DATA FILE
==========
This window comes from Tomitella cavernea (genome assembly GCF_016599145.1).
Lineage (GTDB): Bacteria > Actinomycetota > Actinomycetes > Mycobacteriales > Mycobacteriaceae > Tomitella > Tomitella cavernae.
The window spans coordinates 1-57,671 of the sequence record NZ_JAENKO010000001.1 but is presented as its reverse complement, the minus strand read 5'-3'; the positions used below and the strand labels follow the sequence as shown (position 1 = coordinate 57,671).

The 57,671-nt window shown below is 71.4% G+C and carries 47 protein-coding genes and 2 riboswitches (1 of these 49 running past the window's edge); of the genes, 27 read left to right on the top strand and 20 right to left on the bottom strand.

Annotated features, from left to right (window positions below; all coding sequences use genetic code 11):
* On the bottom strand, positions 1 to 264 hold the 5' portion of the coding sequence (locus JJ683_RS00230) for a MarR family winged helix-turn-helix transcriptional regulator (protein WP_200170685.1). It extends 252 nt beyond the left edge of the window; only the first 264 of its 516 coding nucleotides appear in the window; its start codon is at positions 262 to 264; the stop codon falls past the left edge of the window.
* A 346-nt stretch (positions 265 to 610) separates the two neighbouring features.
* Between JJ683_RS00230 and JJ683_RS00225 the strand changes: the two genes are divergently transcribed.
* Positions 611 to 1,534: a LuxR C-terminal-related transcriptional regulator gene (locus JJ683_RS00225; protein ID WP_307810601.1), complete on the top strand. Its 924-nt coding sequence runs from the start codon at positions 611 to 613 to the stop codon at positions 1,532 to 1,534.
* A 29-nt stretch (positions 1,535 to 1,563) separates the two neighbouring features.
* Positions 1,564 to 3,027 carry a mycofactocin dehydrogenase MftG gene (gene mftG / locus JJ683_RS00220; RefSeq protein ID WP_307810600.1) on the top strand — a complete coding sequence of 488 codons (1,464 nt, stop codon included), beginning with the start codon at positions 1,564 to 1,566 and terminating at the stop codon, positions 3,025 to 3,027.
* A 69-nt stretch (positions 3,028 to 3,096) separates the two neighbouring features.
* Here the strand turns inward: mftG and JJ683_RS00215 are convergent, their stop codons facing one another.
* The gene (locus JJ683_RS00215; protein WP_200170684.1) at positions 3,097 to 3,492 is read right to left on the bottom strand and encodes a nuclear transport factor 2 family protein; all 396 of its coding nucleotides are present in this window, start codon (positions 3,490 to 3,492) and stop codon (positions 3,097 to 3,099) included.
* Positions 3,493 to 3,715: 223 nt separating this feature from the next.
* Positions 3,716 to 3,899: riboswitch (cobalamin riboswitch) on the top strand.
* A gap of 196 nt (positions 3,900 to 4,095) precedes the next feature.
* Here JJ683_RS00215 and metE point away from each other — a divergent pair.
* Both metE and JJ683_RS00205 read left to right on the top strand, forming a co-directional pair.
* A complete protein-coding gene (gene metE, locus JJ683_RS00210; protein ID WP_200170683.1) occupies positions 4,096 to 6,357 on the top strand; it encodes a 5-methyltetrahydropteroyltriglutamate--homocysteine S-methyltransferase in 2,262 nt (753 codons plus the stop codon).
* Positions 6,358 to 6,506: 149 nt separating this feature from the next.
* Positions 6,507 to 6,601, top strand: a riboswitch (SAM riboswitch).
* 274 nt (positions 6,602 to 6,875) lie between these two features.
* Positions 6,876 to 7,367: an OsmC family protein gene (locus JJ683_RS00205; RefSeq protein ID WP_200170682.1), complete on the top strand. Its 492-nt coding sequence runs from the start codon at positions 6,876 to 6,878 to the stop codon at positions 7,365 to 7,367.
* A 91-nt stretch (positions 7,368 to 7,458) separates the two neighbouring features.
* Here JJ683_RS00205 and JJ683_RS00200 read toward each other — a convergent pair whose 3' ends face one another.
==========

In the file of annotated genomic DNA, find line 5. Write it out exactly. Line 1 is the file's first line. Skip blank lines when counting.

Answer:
Annotated features, from left to right (window positions below; all coding sequences use genetic code 11):